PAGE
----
File Under: Browsers

Google Chrome Working on Extension Syncing Feature

Google Chrome appears to be gearing up for another web-browser first — syncing extensions among your various Chrome installations. Chrome already syncs bookmarks, preferences and themes. Adding extensions makes for a universal browsing experience no matter what computer you happen to pick up.

The feature isn’t part of Chrome just yet. In fact, Google hasn’t even mentioned it. But the eagle-eyed folks over at Download Squad noticed that someone recently checked in some extension-syncing code into the Chromium project.

Chromium is the open source project that Google’s Chrome is based on. We’ve been using Chromium nightlies for some time now, but sadly, testing last night’s build did not reveal any extension-syncing. (Download Squad also failed to get extension-sync working.)

So, while Chromium’s extension-syncing is thus far embryonic, it is nevertheless a work in progress. This means Chrome will likely beat Firefox Sync to incorporating extension-syncing: Despite being at version 1.3, Firefox Sync still does not sync extensions.

Firefox Sync does, however, sync several things Chrome doesn’t, including your browsing history and currently open tabs. And to be fair, Mozilla’s extension system is quite a bit more powerful and complex than what Chrome offers, and that complexity likely makes extension-syncing somewhat more difficult to build.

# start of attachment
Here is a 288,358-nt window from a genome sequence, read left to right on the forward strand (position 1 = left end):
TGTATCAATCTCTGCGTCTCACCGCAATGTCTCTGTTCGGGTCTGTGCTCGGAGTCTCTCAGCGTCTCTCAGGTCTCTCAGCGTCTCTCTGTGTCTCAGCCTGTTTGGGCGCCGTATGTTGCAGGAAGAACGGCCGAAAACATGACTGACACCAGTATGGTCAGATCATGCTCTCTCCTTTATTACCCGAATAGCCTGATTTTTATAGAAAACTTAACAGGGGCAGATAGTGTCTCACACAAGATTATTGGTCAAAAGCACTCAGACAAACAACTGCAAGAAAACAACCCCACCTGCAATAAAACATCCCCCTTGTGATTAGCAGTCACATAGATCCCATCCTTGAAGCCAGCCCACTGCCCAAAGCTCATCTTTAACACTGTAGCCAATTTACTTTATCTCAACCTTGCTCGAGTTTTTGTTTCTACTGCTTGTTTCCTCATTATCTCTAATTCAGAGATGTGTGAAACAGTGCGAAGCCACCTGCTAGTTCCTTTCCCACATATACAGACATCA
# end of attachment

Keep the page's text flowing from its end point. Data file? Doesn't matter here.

Browser extensions in Chrome are especially lightweight. Developers can write extensions that alter a web page’s behavior or add buttons or other elements to the browser’s skin. All of the coding is accomplished using simple web standards — HTML, CSS and JavaScript.

By contrast, traditional extensions for other browsers are more powerful, but their file sizes are larger. The lightweight approach makes it easier to sync extensions between two installations of a browser quickly.

Mozilla is encouraging developers to experiment with its own lightweight-extensions model for Firefox called Jetpack, which also uses add-ons coded in web standards. Safari 5, released this week, is using a similar HTML-JavaScript–based model.

Although Chrome’s extension-syncing isn’t working at the moment, and there will no doubt be some wrinkles to iron out even once it is, we’re looking forward to seeing it turn up in developer builds, hopefully sooner rather than later.

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